Thursday, 01 May 2014
Phoenix, AZ: The Arizona Supreme Court has ruled against a 1990 state law that classified the presence of inert THC metabolites in blood or urine as a per se traffic safety violation.
Carboxy-THC, the primary metabolite (breakdown product) of THC is not psychoactive. Because it is lipid soluble, the metabolite may remain detectable in blood or urine for periods of time that extend well beyond any suspected period of impairment. As a result, the US National Highway Traffic Safety Administration acknowledges, "It is ... currently impossible to predict specific effects based on THC-COOH concentrations."
Yet under Arizona law, the mere presence of carboxy THC - absent any evidence of behavioral impairment - was classified as a criminal violation of the state's traffic safety laws. (Delaware, Georgia, Illinois, Indiana, Iowa, Nevada, Ohio, Oklahoma, Rhode Island, and Utah impose similar statutes.) On April 22, the Court struck down this provision.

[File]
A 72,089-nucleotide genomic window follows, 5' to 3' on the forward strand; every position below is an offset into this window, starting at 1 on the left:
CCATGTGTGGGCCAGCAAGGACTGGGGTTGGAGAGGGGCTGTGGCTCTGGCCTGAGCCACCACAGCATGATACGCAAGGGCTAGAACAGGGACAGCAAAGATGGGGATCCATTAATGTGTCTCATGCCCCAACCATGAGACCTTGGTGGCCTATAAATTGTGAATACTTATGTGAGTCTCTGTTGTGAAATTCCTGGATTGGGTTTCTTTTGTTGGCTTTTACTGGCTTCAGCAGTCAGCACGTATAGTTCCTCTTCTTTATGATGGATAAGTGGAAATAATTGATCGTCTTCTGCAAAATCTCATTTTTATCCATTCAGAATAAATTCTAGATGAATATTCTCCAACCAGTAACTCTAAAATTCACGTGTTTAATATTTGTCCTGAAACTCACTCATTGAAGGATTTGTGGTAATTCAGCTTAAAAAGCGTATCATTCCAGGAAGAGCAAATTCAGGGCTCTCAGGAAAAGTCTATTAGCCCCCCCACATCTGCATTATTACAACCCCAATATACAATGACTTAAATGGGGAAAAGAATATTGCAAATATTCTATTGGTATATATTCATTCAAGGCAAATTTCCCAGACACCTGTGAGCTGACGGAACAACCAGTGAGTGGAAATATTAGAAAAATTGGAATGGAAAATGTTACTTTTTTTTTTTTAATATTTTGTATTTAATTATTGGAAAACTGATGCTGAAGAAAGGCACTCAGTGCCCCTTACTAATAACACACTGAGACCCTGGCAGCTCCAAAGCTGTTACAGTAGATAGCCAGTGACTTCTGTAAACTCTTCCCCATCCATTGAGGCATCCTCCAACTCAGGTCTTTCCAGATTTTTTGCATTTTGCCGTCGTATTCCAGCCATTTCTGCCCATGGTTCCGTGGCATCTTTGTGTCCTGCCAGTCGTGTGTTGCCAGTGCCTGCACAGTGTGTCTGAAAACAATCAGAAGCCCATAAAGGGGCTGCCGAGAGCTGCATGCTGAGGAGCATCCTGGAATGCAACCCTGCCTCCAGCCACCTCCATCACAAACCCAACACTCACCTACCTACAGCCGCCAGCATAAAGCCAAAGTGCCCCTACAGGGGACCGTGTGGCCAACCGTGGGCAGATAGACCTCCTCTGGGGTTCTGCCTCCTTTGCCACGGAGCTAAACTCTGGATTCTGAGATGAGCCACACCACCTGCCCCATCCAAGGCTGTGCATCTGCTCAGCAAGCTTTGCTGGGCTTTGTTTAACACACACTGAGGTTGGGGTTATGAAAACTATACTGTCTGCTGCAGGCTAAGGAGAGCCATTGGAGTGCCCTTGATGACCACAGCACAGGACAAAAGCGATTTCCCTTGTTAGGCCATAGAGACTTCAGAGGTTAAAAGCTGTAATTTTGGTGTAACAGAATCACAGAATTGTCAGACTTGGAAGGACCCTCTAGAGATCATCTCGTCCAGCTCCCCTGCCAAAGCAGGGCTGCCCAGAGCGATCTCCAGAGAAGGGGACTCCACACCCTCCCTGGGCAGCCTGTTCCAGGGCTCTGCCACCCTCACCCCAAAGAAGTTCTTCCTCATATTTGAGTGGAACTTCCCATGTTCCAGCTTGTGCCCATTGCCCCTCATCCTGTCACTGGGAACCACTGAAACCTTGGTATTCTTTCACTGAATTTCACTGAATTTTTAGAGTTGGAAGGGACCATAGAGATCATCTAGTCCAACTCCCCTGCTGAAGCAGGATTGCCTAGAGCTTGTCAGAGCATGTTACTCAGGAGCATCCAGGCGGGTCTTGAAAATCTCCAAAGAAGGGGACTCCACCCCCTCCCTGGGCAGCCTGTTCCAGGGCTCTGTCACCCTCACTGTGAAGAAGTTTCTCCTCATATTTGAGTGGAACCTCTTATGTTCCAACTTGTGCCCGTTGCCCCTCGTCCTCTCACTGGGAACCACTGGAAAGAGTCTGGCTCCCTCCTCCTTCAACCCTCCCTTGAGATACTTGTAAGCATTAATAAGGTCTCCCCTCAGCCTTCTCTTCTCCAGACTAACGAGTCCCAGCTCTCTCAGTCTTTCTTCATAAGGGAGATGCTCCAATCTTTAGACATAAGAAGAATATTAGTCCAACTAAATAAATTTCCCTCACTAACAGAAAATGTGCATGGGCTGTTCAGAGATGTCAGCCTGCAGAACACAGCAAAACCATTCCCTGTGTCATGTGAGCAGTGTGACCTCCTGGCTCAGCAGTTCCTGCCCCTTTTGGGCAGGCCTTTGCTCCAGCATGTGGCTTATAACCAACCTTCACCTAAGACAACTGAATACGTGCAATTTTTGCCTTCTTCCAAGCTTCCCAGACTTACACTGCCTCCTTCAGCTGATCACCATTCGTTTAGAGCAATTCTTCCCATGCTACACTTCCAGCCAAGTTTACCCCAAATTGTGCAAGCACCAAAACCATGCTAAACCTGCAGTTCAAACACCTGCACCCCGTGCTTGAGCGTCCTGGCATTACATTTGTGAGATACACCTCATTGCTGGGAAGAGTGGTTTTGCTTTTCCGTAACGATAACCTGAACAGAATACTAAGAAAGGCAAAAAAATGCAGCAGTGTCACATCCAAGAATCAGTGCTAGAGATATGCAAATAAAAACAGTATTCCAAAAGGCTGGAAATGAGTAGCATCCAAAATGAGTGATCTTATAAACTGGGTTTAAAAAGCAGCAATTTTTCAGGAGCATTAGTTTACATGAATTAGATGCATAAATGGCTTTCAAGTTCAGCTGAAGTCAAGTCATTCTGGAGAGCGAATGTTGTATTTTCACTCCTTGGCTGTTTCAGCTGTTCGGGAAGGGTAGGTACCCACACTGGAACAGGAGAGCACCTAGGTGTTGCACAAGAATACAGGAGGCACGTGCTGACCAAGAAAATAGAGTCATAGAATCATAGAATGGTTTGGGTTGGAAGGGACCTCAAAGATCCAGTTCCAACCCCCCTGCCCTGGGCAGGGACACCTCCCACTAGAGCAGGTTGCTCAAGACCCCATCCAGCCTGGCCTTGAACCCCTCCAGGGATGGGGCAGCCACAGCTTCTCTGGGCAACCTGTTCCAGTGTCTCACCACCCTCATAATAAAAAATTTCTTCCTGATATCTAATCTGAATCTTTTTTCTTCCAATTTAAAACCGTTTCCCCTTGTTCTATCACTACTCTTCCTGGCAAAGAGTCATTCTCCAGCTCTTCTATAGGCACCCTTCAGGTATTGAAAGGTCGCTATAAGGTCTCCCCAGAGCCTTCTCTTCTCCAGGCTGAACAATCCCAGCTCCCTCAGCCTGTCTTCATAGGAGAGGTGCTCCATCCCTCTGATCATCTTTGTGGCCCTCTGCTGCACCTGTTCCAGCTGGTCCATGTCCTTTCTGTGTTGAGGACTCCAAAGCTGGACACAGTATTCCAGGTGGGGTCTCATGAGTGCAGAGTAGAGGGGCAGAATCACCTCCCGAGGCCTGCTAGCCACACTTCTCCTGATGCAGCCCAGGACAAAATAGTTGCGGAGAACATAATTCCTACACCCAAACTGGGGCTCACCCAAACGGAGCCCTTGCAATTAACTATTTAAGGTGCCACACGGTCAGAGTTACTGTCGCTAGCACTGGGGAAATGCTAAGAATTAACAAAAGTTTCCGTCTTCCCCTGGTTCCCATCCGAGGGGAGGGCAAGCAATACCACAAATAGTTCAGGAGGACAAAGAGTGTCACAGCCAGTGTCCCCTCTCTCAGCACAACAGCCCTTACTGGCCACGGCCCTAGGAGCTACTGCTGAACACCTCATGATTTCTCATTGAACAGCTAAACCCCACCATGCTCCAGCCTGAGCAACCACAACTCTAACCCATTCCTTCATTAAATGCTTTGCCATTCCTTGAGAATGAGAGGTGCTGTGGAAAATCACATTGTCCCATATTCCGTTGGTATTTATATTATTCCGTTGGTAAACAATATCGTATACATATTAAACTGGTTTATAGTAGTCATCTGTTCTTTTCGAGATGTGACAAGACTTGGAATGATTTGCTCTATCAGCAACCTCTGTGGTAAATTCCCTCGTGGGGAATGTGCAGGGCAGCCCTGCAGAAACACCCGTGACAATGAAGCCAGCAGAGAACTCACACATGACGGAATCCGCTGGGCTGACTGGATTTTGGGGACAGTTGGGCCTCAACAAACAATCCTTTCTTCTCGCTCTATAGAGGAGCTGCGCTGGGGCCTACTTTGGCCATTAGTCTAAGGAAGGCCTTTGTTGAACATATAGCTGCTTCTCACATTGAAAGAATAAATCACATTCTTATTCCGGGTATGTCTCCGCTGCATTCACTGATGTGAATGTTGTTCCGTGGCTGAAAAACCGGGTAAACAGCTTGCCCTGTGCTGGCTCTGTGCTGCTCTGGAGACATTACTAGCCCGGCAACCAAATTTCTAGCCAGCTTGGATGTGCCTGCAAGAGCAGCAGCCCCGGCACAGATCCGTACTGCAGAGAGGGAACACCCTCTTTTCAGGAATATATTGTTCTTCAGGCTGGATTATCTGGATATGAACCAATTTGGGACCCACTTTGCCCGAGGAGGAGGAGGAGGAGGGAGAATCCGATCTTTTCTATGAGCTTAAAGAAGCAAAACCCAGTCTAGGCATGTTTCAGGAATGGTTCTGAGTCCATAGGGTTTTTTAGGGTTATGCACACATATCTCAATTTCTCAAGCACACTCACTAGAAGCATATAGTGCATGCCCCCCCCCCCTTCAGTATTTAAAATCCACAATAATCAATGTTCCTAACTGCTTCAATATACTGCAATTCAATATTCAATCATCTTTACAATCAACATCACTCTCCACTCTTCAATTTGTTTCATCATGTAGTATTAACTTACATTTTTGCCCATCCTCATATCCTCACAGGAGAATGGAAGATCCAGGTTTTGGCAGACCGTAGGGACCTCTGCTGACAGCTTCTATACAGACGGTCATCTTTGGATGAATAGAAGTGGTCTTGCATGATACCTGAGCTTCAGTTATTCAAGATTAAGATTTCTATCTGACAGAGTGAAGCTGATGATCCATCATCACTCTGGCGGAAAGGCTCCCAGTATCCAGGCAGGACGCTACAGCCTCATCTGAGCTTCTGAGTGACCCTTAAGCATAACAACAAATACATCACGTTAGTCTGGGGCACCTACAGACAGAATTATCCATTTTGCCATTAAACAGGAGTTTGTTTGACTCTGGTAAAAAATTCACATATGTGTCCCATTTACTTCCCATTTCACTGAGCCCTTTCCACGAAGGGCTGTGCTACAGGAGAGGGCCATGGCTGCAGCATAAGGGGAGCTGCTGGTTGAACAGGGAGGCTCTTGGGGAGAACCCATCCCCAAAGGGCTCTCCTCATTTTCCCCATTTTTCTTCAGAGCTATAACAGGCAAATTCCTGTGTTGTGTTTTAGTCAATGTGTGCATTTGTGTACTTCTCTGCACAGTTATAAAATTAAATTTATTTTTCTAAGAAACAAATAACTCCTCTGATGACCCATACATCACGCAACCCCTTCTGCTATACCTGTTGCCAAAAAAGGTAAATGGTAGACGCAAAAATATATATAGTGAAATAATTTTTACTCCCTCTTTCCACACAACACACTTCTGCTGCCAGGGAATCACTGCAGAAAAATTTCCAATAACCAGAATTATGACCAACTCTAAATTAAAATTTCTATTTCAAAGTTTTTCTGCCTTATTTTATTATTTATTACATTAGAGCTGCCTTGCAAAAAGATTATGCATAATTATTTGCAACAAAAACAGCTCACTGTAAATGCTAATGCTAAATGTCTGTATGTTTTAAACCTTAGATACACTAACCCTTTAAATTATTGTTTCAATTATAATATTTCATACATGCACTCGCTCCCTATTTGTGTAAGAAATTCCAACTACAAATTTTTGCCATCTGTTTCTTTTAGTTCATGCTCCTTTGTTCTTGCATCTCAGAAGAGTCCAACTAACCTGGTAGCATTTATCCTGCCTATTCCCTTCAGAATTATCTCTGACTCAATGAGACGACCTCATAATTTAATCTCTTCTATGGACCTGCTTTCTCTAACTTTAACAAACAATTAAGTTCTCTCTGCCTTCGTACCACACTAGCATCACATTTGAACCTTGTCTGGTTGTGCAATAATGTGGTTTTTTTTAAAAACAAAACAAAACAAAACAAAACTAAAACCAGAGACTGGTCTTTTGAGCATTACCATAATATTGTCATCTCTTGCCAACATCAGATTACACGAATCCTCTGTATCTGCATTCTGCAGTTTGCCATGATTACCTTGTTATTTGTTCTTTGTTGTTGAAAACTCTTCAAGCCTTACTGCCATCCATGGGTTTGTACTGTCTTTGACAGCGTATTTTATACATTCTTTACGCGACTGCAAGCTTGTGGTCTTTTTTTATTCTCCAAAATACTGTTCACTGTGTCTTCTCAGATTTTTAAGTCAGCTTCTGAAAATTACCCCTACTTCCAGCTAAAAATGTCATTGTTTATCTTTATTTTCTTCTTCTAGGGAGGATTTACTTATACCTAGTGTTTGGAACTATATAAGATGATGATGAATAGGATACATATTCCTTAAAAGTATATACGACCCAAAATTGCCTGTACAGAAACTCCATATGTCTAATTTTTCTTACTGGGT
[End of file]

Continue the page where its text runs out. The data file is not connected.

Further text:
Writing for the majority, Justice Robert Brutinel opined: "The State's interpretation that 'its metabolite' includes any byproduct of a drug listed in § 13-3401 found in a driver's system leads to absurd results. ... Most notably, this interpretation would create criminal liability regardless of how long the metabolite remains in the driver's system or whether it has any impairing effect."
He added: "Additionally, this interpretation would criminalize otherwise legal conduct. In 2010, Arizona voters passed the Arizona Medical Marijuana Act ("AMMA"), legalizing marijuana for medicinal purposes. ... Because carboxy-THC can remain in the body for as many as twenty-eight to thirty days after ingestion, the State's position suggests that a medical-marijuana user could face prosecution for driving any time nearly a month after they had legally ingested marijuana."
The Court concluded: "Because the legislature intended to prevent impaired driving, we hold that the 'metabolite' reference in § 28-1381(A)(3) is limited to any of a proscribed substance's metabolites that are capable of causing impairment. Accordingly, ... drivers cannot be convicted of the (A)(3) offense based merely on the presence of a non-impairing metabolite that may reflect the prior usage of marijuana."
The Court did not address provisions in the state's per se DUI law outlawing the operation of a motor vehicle with any presence of THC in one's blood even though, according to NHTSA, "It is difficult to establish a relationship between a person's THC blood or plasma concentration and performance impairing effects."
For more information, please contact Paul Armentano, NORML Deputy Director, at: email@example.com.